Ok, so basically what the cable guy did was ran the cable from the pole straight thru the wall into the house, so the existing cable that was put here when the house was built is not even a factor anymore. What I have now is the black coaxi from the outside running straight thru the wall and into a splitter that goes to the cable box and one to the internet. So when you say unhook the outside cable, then I can just unhook the black wire that is hanging thru the wall behind the tv?
Does it mean anything that when I tested the coaxi ground with my neighbors power that it came up 25v instead of the 120v that I'm getting outta my outlets?
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Old 08-18-2008, 09:12 PM   #21
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Cable issue or wiring issue?


Yes, disconnect the new cable at the splitter and check that. As for the 25 volts to your neighbors ground, could mean something, but what you are really worried about is the difference in potential to the ground in your place. You won't be plugging your grounded equipment into your's neighbors power.
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Old 08-18-2008, 09:34 PM   #22
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I'm actually throwing this question out there to the other electricians looking into this problem for Duchey. If this house had a main service disconnect, say outside, and a separate branch circuit panelboard, that had a neutral to case connection...do you think this might be a cause??
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Old 08-18-2008, 09:53 PM   #23
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I'm actually throwing this question out there to the other electricians looking into this problem for Duchey. If this house had a main service disconnect, say outside, and a separate branch circuit panelboard, that had a neutral to case connection...do you think this might be a cause??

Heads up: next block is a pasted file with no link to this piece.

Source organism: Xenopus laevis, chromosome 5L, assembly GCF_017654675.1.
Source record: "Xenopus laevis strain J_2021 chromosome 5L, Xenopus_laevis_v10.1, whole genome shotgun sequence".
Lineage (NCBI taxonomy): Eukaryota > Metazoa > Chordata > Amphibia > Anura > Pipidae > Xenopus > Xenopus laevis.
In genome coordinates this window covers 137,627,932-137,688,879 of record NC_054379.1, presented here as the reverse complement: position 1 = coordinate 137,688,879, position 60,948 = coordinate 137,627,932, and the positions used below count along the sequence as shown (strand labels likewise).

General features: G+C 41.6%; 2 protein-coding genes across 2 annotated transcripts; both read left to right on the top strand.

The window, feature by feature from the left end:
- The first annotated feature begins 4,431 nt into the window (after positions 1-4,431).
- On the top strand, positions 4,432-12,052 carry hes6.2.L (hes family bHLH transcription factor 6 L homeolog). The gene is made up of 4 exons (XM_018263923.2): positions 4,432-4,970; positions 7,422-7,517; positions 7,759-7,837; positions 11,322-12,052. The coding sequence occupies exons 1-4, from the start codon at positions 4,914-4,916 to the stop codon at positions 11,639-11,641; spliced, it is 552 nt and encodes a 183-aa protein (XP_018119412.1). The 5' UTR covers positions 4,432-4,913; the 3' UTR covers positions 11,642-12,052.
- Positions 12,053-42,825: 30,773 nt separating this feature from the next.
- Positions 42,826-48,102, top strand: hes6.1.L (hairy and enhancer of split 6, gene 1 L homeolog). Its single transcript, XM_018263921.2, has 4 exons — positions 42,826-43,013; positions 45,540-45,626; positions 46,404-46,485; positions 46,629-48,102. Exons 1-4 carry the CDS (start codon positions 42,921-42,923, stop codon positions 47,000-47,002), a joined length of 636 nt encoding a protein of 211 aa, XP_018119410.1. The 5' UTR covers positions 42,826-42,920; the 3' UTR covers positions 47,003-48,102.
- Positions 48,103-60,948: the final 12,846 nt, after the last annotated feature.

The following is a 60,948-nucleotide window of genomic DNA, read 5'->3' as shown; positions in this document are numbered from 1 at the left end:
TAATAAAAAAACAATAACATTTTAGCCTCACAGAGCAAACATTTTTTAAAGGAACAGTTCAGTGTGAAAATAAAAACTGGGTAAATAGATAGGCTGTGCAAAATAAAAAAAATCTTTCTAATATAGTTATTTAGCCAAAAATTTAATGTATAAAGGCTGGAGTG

It really could be alot of different reasons, he needs to forget about the CATV and start looking into the electrical, start by hiring a competent electrician. You need to first off, find where the current is coming from, so I would turn breakers off one by one till the current went away, they tear that circuit apart till I found the problem.
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Old 08-19-2008, 12:06 AM   #24
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Cable issue or wiring issue?


How about a bootleg ground? This means that the outlets ground is connected to the outlets neutral wire. it will still show on a plug in tester that it is wired correct.

Last edited by Pudge565; 08-19-2008 at 12:10 AM.
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Old 08-19-2008, 05:44 AM   #25
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How about a bootleg ground? This means that the outlets ground is connected to the outlets neutral wire. it will still show on a plug in tester that it is wired correct.

I was curious about the idea also. like I said above, find what circuit is causing the current and dissemble that circuit.
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Old 08-19-2008, 09:08 AM   #26
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How about a bootleg ground? This means that the outlets ground is connected to the outlets neutral wire. it will still show on a plug in tester that it is wired correct.